Oct 14, 2010


In Vedic tradition Yama was considered to have been the first mortal who died and found the way to the celestial abodes, thus making him ruler of the departed. According to Hindu mythology, Yama decides which Naraka (lower world or hell) and/or Swarga (higher world or heaven) the soul needs to spend time in, before returning to Bhoomi (earth) - the only world from which the soul can permanently escape the birth and death cycle. Good and bad deeds don't cancel out each other, and thus the same soul may spend time in both a hell and a heaven.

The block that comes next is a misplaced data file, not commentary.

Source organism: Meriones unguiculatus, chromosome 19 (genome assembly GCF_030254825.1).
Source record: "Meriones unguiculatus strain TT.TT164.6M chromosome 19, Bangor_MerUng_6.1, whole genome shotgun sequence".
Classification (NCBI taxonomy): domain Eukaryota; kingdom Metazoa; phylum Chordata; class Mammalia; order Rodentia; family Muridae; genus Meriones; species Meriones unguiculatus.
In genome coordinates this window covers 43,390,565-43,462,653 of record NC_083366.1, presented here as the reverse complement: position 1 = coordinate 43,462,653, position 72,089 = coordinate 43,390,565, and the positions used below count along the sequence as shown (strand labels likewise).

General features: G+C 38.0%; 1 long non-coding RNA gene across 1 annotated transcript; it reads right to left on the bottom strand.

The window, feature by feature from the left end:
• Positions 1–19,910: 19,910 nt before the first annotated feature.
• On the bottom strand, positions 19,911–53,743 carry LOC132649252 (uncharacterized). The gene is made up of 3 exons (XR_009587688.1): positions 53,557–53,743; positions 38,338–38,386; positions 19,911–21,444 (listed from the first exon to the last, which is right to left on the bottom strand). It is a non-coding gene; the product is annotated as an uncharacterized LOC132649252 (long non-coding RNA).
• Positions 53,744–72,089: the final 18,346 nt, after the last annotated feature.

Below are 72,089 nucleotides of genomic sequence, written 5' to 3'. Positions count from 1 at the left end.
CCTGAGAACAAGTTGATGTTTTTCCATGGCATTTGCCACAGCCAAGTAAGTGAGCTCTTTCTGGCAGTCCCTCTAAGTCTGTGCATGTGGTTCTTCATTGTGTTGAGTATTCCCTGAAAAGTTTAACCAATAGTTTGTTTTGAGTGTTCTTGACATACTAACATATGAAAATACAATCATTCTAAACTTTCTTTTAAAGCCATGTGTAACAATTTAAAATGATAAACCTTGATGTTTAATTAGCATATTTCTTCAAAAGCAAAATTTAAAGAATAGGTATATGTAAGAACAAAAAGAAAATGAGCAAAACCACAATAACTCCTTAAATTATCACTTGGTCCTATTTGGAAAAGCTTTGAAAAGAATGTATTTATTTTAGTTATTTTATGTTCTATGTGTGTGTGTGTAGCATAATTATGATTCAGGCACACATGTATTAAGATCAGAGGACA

The Yama verse is both a syllabic and a rhyming form. Traditionally it is a poem of death, grief or sorrow, although it can be expanded to include simply a poem of loss (even of a season). It can be any number of quatrains, but it is written in lines of 6 syllables and must always have a title.




. . . and so on


I didn’t see in time
That you were falling ill
I did the best I could
But you grew sicker still

You rallied once or twice
Though you were still so weak
I watched you waste away
And knew the end you’d seek

I can’t believe you’re gone
No longer here with me
But you are free of pain
And have tranquility

Now you’re the brightest star
In heaven up above
All that I can do is
Remember you with love

No comments: